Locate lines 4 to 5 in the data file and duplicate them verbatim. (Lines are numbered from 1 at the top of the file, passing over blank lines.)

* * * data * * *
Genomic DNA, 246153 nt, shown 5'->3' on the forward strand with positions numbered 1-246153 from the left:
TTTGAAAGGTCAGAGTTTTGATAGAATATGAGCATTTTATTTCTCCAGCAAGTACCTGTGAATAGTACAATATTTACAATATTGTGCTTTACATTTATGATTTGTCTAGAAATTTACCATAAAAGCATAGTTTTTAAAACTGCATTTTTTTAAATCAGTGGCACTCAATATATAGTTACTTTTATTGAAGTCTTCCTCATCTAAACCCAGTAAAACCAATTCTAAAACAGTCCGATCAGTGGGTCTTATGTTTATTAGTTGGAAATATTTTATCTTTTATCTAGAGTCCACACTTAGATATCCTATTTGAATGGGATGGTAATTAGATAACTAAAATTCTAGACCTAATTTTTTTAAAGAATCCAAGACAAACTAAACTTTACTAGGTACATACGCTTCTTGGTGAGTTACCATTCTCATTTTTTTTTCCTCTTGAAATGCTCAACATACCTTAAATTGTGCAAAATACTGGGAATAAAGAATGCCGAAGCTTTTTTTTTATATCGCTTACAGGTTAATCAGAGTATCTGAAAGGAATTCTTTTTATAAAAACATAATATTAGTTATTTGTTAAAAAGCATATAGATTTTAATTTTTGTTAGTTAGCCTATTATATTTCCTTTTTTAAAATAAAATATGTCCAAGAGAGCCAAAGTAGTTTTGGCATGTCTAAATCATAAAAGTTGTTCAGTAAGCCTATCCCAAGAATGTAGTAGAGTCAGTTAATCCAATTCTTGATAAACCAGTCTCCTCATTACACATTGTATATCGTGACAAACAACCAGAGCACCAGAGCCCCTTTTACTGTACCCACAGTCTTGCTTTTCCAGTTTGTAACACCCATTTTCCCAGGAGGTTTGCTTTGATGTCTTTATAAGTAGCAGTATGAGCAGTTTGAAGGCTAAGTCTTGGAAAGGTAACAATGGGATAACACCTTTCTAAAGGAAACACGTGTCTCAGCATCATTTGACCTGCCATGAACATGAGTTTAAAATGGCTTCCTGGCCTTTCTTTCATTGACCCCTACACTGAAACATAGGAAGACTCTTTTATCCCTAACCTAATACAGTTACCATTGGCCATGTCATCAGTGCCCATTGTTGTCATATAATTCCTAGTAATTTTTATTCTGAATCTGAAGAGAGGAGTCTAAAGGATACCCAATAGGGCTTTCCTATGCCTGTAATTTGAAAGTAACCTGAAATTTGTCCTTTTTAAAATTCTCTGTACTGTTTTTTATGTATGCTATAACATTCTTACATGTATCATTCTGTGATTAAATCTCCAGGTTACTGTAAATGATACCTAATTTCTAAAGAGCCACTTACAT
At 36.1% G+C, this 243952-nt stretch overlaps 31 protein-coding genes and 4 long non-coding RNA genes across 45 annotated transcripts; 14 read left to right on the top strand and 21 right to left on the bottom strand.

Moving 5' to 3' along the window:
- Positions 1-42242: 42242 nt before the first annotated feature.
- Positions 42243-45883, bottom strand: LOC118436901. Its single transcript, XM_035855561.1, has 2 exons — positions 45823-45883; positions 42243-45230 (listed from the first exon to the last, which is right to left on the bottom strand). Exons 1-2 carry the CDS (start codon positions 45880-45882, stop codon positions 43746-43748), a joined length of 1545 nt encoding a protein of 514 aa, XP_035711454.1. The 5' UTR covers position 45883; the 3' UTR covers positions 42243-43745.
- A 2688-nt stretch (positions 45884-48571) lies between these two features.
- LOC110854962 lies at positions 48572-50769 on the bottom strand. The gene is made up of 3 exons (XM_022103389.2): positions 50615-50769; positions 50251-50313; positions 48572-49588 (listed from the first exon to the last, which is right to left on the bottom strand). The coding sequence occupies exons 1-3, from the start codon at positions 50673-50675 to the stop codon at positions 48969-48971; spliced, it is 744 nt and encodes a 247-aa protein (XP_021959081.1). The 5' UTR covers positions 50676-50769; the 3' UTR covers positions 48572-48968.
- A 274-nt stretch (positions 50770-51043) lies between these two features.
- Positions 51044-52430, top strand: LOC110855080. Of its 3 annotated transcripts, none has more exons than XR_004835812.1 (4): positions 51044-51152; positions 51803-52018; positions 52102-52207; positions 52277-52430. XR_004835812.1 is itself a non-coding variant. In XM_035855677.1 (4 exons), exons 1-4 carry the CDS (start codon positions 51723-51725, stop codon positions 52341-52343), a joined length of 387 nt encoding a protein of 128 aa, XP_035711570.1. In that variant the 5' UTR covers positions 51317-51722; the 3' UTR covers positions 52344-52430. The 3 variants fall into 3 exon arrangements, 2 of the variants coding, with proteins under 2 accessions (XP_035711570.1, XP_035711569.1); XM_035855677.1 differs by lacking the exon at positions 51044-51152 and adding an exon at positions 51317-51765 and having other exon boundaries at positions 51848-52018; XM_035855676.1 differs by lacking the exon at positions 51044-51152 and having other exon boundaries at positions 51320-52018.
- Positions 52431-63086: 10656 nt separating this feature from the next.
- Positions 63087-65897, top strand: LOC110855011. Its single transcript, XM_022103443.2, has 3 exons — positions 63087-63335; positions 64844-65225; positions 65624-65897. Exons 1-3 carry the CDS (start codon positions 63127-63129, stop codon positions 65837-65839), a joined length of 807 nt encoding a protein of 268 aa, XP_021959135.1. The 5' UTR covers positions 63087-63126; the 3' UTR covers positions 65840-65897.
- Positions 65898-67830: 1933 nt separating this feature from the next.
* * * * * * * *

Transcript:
Moving 5' to 3' along the window:
- Positions 1-42242: 42242 nt before the first annotated feature.